Macro AF for Moving Subjects

The Canon 1D Mk4 and Canon 100mm AF Macro Lens

For certain subjects, and specific types of macro photography, manual focus is the best way to go when utilizing a macro lens. In fact, the large majority of macro lenses available today are manual focus only lenses. Both Canon and Nikon offer several high-end auto-focus  (AF) versions that offer outstanding performance in regards to their AF systems.

When composing a typical macro photograph, we are generally set to “One-Shot” mode, and set the AF point to the desired position within the frame. What about when we have a live subject buzzing around the frame, or a spider who is frantically trying to elude being “captured” by that shiny round object in its face? Well, there is a significantly better way to deal with these less than cooperative moving subjects. One day it dawned on me, why not utilize the same method I use for wildlife photography? Assuming you have an AF capable macro lens, you can set you Canon camera to A1 Servo AF (Continuous focus on the Nikons), and even set your drive mode to low-speed or high-speed drive, allowing you to potentially fire off multiple exposures of your pesky subject. By using A1 Servo or Continuous AF, the system tracks the subject as long as the selected AF points are kept on the subject. This may take some additional practice, as using a macro lens magnifies the subject, and things can get a bit touchy.

Depending on the camera you have, you may be able to go into the custom-function menu and adjust the AF sensitivity in regards to how quickly the AF system moves OFF of the subject and starts hunting for a new one if you suddenly lose your subject under the AF points.  If you set this adjustment to be very slow, it will be forgiving in a sense, and allow you another second or so to regain your position on the subject without your AF system zooming out to the background. Also: I HIGHLY suggest going into the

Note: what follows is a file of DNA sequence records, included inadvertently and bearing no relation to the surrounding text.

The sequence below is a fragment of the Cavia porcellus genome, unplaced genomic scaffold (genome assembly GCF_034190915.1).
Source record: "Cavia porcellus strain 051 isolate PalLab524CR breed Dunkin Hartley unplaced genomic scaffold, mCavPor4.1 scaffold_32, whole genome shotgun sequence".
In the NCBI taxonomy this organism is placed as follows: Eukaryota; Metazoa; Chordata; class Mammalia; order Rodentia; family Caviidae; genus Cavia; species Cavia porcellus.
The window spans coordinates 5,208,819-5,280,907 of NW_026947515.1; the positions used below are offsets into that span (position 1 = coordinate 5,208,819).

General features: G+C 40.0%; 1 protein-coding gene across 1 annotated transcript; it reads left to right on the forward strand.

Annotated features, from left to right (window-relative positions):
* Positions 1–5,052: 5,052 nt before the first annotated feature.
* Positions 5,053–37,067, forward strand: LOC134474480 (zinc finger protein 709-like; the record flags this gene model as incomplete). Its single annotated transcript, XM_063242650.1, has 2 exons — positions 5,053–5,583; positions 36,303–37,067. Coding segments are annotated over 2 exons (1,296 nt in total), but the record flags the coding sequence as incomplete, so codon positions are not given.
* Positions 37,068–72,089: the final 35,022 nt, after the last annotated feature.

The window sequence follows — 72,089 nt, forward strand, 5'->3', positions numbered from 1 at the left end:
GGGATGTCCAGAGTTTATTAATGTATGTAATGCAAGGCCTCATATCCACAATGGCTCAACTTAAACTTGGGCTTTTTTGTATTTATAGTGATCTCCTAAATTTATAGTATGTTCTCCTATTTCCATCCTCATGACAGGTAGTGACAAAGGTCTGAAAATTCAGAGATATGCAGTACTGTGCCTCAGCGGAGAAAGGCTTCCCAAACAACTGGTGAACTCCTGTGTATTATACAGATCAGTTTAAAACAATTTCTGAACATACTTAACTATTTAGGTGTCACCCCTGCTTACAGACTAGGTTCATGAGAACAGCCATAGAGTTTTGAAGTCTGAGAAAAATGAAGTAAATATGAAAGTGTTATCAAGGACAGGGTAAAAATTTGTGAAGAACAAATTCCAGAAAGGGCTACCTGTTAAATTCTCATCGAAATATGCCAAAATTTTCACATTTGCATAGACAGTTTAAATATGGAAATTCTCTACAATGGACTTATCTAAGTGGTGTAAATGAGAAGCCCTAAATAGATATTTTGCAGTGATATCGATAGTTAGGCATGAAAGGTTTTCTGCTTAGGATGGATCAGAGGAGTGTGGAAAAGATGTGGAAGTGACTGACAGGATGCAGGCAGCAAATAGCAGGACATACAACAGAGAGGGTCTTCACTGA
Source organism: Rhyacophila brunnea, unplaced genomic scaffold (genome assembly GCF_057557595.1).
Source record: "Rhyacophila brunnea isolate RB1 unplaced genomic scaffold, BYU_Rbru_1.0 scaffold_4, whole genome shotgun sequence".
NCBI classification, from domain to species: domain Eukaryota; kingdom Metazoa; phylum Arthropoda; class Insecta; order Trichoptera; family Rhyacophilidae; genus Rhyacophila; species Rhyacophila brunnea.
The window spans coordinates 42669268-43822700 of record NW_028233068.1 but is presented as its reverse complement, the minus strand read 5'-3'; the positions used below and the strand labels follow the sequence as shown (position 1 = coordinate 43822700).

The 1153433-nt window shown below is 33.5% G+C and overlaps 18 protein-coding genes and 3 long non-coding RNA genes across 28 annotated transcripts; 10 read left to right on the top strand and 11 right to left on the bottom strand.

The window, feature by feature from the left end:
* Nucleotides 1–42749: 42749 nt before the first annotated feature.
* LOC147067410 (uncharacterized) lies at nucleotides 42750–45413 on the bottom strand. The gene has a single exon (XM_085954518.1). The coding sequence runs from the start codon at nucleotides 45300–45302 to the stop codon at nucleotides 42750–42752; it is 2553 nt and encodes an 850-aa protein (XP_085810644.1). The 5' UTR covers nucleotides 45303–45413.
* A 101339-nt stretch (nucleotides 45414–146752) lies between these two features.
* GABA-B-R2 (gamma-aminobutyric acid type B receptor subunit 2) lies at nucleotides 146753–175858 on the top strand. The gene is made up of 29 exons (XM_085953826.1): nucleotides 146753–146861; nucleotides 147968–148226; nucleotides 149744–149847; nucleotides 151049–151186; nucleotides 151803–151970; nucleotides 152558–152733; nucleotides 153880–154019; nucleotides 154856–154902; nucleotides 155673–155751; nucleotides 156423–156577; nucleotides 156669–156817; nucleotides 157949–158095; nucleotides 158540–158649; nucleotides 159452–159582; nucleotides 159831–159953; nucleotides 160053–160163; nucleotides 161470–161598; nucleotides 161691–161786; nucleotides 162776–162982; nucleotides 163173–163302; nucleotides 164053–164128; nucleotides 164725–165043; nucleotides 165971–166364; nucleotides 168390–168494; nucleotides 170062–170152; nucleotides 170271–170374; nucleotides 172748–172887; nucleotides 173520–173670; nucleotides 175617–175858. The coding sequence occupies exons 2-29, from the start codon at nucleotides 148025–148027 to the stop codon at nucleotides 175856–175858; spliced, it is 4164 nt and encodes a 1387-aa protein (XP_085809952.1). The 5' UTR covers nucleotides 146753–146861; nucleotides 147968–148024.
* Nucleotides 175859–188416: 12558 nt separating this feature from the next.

AF and Drive mode settings as displayed on the Canon 1D Mk4 body

custom-function menus and setting your camera to have the AF activated by the “AF-ON” button on the rear of the camera vs. depressing the shutter button half-way. When using A1 Servo, it is nearly impossible to hold the shutter button halfway for extended periods while tracking a subject and not releasing the shutter. It is much easier to hold the AF-ON button down, and have the shutter button simply act as a shutter release for which it is intended. An added benefit of setting your camera up this way is that it allows you to simply hit the AF-ON button and release it to lock focus. This is the same as switching back to One Shot mode, but saves you the step of actually having to switch back and forth between A1 Servo and One-Shot modes. When I am photographing wildlife, I never switch modes regardless of whether I am photographing a still subject, or flying birds; the drive mode always stays on A1 Servo. I am always ready for anything by utilizing these settings.

So, to “up” your macro photography success rate a few notches, try utilizing A1 Servo or Continuous AF with the settings I recommend. You may find that you like them so much, that you will never look back!

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